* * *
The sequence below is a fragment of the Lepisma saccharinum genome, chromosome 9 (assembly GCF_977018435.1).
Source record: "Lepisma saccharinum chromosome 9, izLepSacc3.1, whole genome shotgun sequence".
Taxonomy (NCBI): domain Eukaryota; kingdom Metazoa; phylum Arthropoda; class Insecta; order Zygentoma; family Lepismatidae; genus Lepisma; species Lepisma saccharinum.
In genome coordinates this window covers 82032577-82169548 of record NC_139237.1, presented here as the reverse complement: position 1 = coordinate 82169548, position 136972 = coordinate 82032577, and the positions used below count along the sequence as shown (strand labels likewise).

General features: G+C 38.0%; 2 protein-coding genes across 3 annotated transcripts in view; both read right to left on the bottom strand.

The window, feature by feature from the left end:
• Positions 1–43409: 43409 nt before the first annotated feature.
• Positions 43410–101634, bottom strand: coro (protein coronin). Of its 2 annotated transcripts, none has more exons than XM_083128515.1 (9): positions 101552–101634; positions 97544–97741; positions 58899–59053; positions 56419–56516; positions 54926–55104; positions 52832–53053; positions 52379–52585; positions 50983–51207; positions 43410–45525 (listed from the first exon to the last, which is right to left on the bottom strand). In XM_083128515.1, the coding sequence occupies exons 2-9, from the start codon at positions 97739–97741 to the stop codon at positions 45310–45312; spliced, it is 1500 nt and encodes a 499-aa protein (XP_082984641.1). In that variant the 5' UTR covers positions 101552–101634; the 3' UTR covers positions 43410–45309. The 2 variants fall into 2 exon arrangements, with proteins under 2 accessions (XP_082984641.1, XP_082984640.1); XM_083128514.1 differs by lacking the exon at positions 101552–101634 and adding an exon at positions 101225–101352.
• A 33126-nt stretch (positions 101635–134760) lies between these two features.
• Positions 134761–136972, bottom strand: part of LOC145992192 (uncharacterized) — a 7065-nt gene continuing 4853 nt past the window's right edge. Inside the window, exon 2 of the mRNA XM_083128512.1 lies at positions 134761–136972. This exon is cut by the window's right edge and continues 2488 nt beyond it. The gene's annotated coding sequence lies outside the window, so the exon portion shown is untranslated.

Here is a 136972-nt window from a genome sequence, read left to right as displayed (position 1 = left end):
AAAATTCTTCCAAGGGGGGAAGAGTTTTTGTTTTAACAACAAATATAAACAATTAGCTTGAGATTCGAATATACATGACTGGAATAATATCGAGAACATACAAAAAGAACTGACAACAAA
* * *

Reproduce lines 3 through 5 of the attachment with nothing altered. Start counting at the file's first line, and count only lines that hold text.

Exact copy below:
Taxonomy (NCBI): domain Eukaryota; kingdom Metazoa; phylum Arthropoda; class Insecta; order Zygentoma; family Lepismatidae; genus Lepisma; species Lepisma saccharinum.
In genome coordinates this window covers 82032577-82169548 of record NC_139237.1, presented here as the reverse complement: position 1 = coordinate 82169548, position 136972 = coordinate 82032577, and the positions used below count along the sequence as shown (strand labels likewise).

General features: G+C 38.0%; 2 protein-coding genes across 3 annotated transcripts in view; both read right to left on the bottom strand.